In early 2011, Jennifer Hsu decided to suspend her short-lived trial run with online dating. It ate up too much time that could be better spent elsewhere. So she and a few friends created a discussion group to compare thoughts on epistemology lectures. She dove into her last semester of course work on a master’s degree in biomedical technology. And she continued to lead a government contracting company she started with her sister one year out of college.

Guys would have to wait.

After hearing that inventor and futurist Ray Kurzweil would be appearing at Sixth and I Synagogue in conjunction with a documentary about him, Jenn invited several friends to come along. The answers came with an echo: “No, thanks.”

Brent Dearth got the same response from his buddies. On March 10 he showed up, early and alone, to get a good seat.

When Jenn filed in line behind him outside the synagogue, he perked up. Shy as a teenager, Brent had gotten bolder with age and knew the hour-long wait to get in might pass more quickly if it was spent chatting with a pretty girl.

“So,” he asked her, “what are you going to ask Kurzweil?”

Jenn quickly rattled off a series of questions about the implications various technological advancements could have on humanity. Soon, their conversation wound around to video games, coding languages and snowboarding.

“I thought she was incredibly smart but at the same time very playful,” remembers Brent, a software engineer. “There was a lot of back and forth — I could tell it was something. I knew early on.”

They sat together during the documentary, and Jenn didn’t think twice about asking Brent to watch her purse when she went to the restroom. “I just got a really warm, kind feeling about him,” she says. “He made jokes during the documentary. I could tell he had such a jovial heart, and that was also very attractive.”

After, as they walked together toward the Metro, Jenn realized she’d never asked her new friend’s name. They introduced themselves, and Brent asked whether he could get her e-mail address. He sent her a test e-mail to make sure he’d gotten it right, and just before her Metro stop, Jenn realized it never arrived. Brent had been off by one character. She corrected the mistake and rushed off the train with a smile.

“I was a little taken aback,” Brent says. “How often do you meet someone who’s smart and beautiful and funny and has all these overlapping interests, but at the same time has a different perspective and isn’t afraid to tell you her mind? It never happens. I think I spent the next couple days marveling around that.”

He quickly e-mailed the right address to ask for a date. Jenn, now 29, replied that she was 18 days away from finishing her semester, and although she was eager to see him again, she couldn’t do it until then. But with each passing day, they traded a new round of messages. By the time they met at Kramerbooks & Afterwords at the end of March, they’d written 45 pages of e-mails.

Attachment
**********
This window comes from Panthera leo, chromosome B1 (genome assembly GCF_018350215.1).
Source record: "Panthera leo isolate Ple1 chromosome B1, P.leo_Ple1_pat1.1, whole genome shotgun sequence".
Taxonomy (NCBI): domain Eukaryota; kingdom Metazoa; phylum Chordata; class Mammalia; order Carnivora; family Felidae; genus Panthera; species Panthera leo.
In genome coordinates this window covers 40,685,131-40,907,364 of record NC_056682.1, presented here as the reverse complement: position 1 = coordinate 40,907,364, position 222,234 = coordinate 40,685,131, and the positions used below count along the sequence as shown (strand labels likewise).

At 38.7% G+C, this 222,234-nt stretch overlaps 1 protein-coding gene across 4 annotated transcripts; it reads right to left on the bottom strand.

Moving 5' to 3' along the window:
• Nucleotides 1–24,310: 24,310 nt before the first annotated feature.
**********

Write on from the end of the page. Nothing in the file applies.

“There were 18 days of build-up,” says Brent, now 33. “So we’re at Kramer’s. We can’t eat our food. When we first met it was very fluid, and now it’s all nerves.”

To cut the tension, he proposed a “Street Fighter II” challenge. They went back to his apartment and picked up their game controllers. She beat him fair and square, and they ended the night with a kiss.

It was Brent’s birthday less than a week later, and they spent dinner discussing their favorite documentaries. He went out on a limb, asking if she’d ever seen an obscure political film never released in the United States called “The Power of . . .

“Nightmares!” Jenn shouted, completing the film’s title. At that moment, Brent felt sure he’d met the one.

“She has this energy about her,” he says. “We can tackle these bigger issues, but we can do so in a very playful manner. It was very refreshing to have that and also have the attraction — I hadn’t expected to ever encounter that full package.”

As they walked to a coffee shop after dinner, Jenn found herself exclaiming, “I think I love you!” Brent responded in kind.

“It was the duality and the balance,” she says. “We could get into really deep, deep discussions really quickly. Then bounce back really quickly to a childlike wonder about the things we see in the world.”

The next morning, Jenn introduced Brent to her mother, who was visiting from out of town. By the time they climbed Machu Picchu that August, they were planning a future together.

On their first anniversary, after dinner in Chinatown, they took a sentimental walk past Sixth and I. At the spot where they had first met, Brent dropped to a knee and proposed.

When Ray Kurzweil returned to Sixth and I for another discussion in November, the couple stood in line to thank him for giving them the opportunity to meet. Kurzweil sent them a signed collection of his books as a wedding gift.

On March 10, their second anniversary, the pair again returned to Sixth and I to exchange vows before celebrating with 185 guests at the Clarendon Ballroom. In lieu of caketoppers, they used action figures of the “Street Fighter II” characters they’d chosen on their first date.

“He’s really taught me about the depth of relationships,” Jenn said before the wedding. “I’ve learned to be so much more aware of myself because of him and his pure acceptance, total acceptance. It’s just been really, really good.”